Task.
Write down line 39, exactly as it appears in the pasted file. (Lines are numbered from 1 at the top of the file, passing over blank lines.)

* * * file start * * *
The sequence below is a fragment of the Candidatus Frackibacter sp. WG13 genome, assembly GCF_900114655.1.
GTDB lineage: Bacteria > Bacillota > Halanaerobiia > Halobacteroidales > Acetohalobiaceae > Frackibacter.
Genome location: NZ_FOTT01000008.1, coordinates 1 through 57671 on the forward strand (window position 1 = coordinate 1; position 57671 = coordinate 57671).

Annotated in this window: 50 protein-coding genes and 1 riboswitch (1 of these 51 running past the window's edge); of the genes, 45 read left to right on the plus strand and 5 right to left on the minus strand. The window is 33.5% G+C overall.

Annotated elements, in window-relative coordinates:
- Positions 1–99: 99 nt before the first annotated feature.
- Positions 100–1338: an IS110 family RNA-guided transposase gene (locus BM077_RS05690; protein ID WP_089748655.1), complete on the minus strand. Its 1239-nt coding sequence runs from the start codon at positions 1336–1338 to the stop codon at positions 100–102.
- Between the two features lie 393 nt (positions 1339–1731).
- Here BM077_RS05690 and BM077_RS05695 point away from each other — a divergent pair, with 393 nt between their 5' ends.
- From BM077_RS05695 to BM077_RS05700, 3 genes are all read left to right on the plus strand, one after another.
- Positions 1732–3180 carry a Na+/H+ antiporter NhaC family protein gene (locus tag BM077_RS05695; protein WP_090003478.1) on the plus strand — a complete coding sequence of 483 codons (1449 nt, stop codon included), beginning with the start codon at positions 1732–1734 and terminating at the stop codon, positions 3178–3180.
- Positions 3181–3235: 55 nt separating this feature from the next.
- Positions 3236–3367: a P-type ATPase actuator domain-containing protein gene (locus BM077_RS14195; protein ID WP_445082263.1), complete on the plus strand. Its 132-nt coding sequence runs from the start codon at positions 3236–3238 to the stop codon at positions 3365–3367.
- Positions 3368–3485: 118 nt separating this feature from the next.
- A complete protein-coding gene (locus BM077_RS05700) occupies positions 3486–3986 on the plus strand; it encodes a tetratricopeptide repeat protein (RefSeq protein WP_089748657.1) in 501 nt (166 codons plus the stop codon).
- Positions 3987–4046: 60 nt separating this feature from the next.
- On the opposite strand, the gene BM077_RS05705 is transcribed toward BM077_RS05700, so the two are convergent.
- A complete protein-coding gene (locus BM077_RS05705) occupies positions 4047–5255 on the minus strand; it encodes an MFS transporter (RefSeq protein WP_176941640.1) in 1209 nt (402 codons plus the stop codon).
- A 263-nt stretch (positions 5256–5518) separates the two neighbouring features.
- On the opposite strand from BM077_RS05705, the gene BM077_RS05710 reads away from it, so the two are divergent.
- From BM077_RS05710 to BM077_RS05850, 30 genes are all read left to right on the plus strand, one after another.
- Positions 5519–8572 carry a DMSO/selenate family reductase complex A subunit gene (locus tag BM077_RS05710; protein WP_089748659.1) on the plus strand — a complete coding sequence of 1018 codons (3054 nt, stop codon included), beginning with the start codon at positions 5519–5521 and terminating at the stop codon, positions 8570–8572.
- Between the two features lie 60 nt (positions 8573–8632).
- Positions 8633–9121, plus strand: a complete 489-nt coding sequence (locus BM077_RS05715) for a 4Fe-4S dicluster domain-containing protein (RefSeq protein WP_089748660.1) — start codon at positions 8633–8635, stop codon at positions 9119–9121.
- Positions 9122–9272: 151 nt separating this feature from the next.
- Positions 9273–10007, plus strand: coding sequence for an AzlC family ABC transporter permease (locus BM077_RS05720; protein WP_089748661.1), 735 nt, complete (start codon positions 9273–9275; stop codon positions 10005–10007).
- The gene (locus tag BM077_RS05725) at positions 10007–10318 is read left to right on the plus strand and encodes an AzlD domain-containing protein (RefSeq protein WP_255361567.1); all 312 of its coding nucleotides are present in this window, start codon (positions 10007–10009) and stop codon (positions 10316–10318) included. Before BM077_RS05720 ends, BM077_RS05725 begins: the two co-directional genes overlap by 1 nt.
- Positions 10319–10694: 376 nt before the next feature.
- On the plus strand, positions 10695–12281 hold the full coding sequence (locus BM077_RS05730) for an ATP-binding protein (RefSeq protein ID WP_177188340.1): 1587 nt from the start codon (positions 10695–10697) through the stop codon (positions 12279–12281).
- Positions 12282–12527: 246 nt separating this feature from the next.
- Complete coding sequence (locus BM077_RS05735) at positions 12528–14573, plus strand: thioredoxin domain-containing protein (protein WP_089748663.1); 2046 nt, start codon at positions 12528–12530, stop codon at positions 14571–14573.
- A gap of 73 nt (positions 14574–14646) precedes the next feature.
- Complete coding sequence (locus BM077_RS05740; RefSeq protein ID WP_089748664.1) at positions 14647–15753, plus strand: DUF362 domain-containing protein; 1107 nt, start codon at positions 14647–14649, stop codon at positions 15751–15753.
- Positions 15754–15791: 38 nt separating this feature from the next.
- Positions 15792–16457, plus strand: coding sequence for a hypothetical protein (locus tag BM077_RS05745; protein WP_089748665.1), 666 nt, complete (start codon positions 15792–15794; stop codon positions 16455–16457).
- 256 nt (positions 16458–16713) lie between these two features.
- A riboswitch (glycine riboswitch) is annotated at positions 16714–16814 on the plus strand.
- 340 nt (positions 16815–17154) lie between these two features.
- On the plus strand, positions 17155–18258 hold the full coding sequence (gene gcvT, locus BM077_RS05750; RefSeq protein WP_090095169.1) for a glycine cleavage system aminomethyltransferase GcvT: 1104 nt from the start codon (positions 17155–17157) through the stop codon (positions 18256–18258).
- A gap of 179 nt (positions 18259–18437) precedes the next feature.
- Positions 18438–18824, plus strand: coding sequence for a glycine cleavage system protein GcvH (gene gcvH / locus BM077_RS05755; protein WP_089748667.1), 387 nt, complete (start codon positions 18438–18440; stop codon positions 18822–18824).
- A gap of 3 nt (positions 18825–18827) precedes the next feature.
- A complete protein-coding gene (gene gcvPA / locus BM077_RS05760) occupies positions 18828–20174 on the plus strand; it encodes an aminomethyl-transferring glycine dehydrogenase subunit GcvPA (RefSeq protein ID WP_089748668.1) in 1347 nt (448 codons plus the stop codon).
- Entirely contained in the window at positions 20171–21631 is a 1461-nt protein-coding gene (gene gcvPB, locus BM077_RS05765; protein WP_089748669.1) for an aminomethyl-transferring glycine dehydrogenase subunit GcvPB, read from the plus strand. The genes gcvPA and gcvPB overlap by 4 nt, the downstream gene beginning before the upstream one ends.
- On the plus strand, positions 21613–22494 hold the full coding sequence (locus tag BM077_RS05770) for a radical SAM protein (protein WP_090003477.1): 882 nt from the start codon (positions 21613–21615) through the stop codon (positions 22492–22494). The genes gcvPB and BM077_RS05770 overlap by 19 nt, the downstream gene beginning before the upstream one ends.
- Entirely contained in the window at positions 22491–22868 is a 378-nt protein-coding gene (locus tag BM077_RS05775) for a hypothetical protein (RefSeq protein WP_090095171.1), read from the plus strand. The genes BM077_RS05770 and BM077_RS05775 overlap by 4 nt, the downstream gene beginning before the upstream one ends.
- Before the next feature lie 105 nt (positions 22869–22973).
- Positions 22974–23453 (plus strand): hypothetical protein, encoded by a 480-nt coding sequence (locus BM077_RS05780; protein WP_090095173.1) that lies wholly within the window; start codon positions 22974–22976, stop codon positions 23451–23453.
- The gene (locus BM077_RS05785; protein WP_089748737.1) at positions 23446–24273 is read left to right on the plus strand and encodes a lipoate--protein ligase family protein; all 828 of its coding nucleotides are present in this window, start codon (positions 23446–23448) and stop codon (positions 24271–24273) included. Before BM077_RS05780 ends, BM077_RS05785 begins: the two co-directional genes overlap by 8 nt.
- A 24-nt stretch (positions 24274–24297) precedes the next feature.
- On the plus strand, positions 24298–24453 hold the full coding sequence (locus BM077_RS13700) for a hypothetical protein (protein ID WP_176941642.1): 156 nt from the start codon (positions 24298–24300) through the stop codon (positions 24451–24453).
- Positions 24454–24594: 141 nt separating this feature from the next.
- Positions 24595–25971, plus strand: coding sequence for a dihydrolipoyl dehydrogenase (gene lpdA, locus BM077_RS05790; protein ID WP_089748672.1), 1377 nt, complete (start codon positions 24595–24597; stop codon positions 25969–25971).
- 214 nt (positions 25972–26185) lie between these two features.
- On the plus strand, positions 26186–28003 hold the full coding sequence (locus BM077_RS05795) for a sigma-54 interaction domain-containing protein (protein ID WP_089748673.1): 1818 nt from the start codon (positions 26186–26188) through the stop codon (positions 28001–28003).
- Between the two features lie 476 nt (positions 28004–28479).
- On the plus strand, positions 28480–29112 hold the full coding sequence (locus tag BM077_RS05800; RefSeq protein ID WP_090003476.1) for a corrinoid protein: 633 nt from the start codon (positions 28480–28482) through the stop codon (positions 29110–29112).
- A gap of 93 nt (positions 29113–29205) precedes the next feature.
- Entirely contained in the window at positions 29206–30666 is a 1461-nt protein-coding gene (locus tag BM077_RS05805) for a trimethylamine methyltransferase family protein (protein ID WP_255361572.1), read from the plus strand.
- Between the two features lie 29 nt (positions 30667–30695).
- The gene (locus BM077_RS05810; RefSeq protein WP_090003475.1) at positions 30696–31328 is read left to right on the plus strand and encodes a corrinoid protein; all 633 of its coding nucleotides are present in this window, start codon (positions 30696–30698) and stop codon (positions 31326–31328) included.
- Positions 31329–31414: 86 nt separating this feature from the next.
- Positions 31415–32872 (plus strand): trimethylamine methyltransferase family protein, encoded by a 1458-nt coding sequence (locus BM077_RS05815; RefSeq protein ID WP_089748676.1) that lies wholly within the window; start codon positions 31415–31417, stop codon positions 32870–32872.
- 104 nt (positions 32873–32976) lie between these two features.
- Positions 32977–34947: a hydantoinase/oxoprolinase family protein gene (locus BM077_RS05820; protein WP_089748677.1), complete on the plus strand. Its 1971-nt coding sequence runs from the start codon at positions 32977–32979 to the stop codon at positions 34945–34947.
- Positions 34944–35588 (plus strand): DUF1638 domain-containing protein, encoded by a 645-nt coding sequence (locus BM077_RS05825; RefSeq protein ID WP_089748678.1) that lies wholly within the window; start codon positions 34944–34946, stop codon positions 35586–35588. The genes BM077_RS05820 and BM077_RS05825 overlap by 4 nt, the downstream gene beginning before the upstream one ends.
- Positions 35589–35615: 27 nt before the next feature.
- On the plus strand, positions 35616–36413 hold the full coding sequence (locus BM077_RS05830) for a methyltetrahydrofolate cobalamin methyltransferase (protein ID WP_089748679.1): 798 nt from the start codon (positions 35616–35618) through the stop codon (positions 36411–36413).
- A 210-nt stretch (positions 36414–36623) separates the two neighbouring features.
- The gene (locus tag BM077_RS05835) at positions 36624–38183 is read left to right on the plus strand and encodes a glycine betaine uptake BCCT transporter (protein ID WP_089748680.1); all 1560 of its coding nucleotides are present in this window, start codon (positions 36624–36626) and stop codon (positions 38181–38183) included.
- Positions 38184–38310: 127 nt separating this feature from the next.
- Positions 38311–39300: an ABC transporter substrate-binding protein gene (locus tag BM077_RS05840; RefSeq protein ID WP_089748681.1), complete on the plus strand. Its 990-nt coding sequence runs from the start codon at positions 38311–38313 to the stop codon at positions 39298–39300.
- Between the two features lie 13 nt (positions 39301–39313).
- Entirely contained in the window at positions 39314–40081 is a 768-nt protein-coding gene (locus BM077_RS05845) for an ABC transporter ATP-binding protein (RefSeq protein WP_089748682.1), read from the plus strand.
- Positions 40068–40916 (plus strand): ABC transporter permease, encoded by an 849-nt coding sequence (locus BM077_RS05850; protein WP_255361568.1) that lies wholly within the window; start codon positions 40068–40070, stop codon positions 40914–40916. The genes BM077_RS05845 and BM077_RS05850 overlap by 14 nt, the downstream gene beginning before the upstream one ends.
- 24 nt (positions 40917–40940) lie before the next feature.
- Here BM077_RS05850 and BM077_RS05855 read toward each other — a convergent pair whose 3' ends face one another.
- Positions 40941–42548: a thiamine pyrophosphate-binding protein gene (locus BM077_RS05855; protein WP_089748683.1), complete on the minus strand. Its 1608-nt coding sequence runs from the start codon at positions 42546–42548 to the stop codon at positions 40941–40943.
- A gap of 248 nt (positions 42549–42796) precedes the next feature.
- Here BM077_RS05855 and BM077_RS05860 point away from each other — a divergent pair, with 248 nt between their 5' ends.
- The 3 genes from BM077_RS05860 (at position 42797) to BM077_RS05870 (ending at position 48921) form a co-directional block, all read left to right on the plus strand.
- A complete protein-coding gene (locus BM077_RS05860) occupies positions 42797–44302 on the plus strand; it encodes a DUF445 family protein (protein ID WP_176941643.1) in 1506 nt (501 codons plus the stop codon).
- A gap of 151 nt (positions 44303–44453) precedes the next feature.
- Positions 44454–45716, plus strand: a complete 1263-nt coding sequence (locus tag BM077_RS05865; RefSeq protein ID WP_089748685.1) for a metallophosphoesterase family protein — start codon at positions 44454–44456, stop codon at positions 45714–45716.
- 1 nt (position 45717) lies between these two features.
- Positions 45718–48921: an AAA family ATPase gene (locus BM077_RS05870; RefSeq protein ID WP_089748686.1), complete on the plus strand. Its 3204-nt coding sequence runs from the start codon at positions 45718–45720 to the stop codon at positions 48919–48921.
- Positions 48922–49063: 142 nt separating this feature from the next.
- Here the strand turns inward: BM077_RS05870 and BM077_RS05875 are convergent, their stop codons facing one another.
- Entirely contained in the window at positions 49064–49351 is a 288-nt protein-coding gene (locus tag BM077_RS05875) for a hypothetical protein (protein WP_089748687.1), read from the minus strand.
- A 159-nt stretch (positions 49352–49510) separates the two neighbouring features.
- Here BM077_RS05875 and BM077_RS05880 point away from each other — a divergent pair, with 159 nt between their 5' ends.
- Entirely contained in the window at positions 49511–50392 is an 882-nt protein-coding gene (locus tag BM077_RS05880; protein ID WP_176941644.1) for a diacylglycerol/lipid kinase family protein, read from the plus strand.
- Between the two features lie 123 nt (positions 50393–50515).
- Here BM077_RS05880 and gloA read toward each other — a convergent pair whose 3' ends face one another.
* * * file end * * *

- On the plus strand, positions 17155–18258 hold the full coding sequence (gene gcvT, locus BM077_RS05750; RefSeq protein WP_090095169.1) for a glycine cleavage system aminomethyltransferase GcvT: 1104 nt from the start codon (positions 17155–17157) through the stop codon (positions 18256–18258).